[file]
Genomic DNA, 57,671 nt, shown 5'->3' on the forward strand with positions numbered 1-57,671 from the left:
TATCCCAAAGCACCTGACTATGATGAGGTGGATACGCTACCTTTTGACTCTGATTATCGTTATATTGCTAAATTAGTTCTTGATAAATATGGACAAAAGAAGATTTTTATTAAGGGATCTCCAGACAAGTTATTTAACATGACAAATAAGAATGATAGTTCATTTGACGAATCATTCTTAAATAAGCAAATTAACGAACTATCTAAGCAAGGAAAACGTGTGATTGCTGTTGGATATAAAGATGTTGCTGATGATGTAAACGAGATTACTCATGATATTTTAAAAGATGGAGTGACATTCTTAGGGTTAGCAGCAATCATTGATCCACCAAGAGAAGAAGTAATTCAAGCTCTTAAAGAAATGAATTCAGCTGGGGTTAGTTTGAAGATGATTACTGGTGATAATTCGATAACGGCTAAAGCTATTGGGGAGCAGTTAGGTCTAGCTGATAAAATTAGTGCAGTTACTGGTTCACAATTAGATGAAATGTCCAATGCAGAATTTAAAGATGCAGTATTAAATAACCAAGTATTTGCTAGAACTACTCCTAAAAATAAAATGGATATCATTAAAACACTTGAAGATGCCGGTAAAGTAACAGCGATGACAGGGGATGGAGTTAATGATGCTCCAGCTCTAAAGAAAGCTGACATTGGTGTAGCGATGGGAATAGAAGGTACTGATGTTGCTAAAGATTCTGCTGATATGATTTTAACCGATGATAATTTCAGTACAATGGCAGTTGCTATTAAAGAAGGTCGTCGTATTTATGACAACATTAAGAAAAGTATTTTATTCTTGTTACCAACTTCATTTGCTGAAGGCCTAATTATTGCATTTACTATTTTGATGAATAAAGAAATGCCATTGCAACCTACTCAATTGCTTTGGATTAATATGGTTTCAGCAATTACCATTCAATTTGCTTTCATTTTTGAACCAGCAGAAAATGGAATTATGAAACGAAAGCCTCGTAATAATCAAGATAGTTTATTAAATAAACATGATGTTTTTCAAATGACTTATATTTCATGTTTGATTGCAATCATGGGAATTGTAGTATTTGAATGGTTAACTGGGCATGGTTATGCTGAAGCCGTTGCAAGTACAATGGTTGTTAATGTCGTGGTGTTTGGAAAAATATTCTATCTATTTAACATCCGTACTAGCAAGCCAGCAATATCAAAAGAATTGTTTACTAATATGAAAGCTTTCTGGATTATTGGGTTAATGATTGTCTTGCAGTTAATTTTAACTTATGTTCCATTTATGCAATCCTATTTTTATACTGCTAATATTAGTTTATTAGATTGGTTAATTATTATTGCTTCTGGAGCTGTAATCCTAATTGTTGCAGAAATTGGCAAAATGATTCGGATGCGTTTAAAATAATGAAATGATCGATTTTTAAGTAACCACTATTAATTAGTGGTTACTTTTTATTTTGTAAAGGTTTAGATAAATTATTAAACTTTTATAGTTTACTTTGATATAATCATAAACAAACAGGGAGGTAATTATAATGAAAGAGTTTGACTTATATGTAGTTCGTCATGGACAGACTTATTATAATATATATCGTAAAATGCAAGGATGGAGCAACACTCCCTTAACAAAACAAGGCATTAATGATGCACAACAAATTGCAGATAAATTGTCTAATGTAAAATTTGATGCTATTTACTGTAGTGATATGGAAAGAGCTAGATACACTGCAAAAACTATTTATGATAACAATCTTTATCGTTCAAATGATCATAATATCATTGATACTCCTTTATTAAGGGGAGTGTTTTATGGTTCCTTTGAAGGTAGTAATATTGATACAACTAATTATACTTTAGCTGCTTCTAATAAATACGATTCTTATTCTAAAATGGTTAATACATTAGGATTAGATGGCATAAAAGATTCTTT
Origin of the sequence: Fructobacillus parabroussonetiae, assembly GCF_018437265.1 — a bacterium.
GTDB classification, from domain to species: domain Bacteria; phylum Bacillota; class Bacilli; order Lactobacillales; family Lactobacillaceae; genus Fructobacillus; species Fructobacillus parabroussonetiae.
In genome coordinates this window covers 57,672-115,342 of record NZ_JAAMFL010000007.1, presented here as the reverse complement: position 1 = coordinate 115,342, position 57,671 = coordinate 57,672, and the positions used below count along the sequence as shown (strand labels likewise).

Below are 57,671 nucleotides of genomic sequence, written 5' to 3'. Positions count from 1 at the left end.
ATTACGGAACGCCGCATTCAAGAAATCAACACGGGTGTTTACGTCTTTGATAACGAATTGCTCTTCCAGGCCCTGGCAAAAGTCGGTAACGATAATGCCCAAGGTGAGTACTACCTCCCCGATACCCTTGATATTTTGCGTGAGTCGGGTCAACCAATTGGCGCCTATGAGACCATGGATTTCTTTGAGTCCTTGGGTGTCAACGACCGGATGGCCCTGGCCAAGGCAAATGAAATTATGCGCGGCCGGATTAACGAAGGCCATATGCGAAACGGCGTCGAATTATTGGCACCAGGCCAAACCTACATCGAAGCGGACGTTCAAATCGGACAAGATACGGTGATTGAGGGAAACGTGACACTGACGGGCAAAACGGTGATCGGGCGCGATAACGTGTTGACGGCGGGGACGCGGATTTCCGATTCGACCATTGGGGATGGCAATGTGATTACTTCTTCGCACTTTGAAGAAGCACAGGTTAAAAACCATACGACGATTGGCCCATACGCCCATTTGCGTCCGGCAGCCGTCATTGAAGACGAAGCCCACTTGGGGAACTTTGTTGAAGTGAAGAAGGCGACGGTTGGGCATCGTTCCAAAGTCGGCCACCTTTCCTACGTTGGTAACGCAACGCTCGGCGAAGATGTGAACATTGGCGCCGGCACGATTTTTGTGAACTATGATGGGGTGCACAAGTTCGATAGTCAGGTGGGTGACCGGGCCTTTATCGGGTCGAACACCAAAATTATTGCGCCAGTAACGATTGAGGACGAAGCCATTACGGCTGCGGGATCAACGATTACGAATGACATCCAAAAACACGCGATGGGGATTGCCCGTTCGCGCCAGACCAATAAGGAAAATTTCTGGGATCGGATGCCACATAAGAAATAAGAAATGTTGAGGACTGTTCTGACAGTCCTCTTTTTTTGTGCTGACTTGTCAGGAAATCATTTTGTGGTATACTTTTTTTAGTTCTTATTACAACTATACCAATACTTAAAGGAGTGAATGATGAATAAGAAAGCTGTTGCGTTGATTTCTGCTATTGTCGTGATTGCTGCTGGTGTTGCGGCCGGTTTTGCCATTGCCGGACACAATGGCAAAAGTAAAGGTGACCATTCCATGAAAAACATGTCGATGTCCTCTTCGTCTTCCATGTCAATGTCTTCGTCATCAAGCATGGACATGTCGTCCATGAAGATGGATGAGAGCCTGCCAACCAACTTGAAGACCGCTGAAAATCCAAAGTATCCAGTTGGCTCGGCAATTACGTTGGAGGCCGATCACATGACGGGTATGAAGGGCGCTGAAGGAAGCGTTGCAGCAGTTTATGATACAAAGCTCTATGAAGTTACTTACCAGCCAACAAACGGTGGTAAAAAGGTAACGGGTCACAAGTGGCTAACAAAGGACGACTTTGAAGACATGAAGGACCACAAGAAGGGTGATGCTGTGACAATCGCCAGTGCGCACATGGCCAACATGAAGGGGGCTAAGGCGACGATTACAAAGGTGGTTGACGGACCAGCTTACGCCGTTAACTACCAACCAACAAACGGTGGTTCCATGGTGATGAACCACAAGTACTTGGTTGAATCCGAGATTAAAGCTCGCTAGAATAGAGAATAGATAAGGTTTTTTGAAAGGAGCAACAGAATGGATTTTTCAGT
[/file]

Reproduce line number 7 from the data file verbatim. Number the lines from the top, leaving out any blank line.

ATTACGGAACGCCGCATTCAAGAAATCAACACGGGTGTTTACGTCTTTGATAACGAATTGCTCTTCCAGGCCCTGGCAAAAGTCGGTAACGATAATGCCCAAGGTGAGTACTACCTCCCCGATACCCTTGATATTTTGCGTGAGTCGGGTCAACCAATTGGCGCCTATGAGACCATGGATTTCTTTGAGTCCTTGGGTGTCAACGACCGGATGGCCCTGGCCAAGGCAAATGAAATTATGCGCGGCCGGATTAACGAAGGCCATATGCGAAACGGCGTCGAATTATTGGCACCAGGCCAAACCTACATCGAAGCGGACGTTCAAATCGGACAAGATACGGTGATTGAGGGAAACGTGACACTGACGGGCAAAACGGTGATCGGGCGCGATAACGTGTTGACGGCGGGGACGCGGATTTCCGATTCGACCATTGGGGATGGCAATGTGATTACTTCTTCGCACTTTGAAGAAGCACAGGTTAAAAACCATACGACGATTGGCCCATACGCCCATTTGCGTCCGGCAGCCGTCATTGAAGACGAAGCCCACTTGGGGAACTTTGTTGAAGTGAAGAAGGCGACGGTTGGGCATCGTTCCAAAGTCGGCCACCTTTCCTACGTTGGTAACGCAACGCTCGGCGAAGATGTGAACATTGGCGCCGGCACGATTTTTGTGAACTATGATGGGGTGCACAAGTTCGATAGTCAGGTGGGTGACCGGGCCTTTATCGGGTCGAACACCAAAATTATTGCGCCAGTAACGATTGAGGACGAAGCCATTACGGCTGCGGGATCAACGATTACGAATGACATCCAAAAACACGCGATGGGGATTGCCCGTTCGCGCCAGACCAATAAGGAAAATTTCTGGGATCGGATGCCACATAAGAAATAAGAAATGTTGAGGACTGTTCTGACAGTCCTCTTTTTTTGTGCTGACTTGTCAGGAAATCATTTTGTGGTATACTTTTTTTAGTTCTTATTACAACTATACCAATACTTAAAGGAGTGAATGATGAATAAGAAAGCTGTTGCGTTGATTTCTGCTATTGTCGTGATTGCTGCTGGTGTTGCGGCCGGTTTTGCCATTGCCGGACACAATGGCAAAAGTAAAGGTGACCATTCCATGAAAAACATGTCGATGTCCTCTTCGTCTTCCATGTCAATGTCTTCGTCATCAAGCATGGACATGTCGTCCATGAAGATGGATGAGAGCCTGCCAACCAACTTGAAGACCGCTGAAAATCCAAAGTATCCAGTTGGCTCGGCAATTACGTTGGAGGCCGATCACATGACGGGTATGAAGGGCGCTGAAGGAAGCGTTGCAGCAGTTTATGATACAAAGCTCTATGAAGTTACTTACCAGCCAACAAACGGTGGTAAAAAGGTAACGGGTCACAAGTGGCTAACAAAGGACGACTTTGAAGACATGAAGGACCACAAGAAGGGTGATGCTGTGACAATCGCCAGTGCGCACATGGCCAACATGAAGGGGGCTAAGGCGACGATTACAAAGGTGGTTGACGGACCAGCTTACGCCGTTAACTACCAACCAACAAACGGTGGTTCCATGGTGATGAACCACAAGTACTTGGTTGAATCCGAGATTAAAGCTCGCTAGAATAGAGAATAGATAAGGTTTTTTGAAAGGAGCAACAGAATGGATTTTTCAGT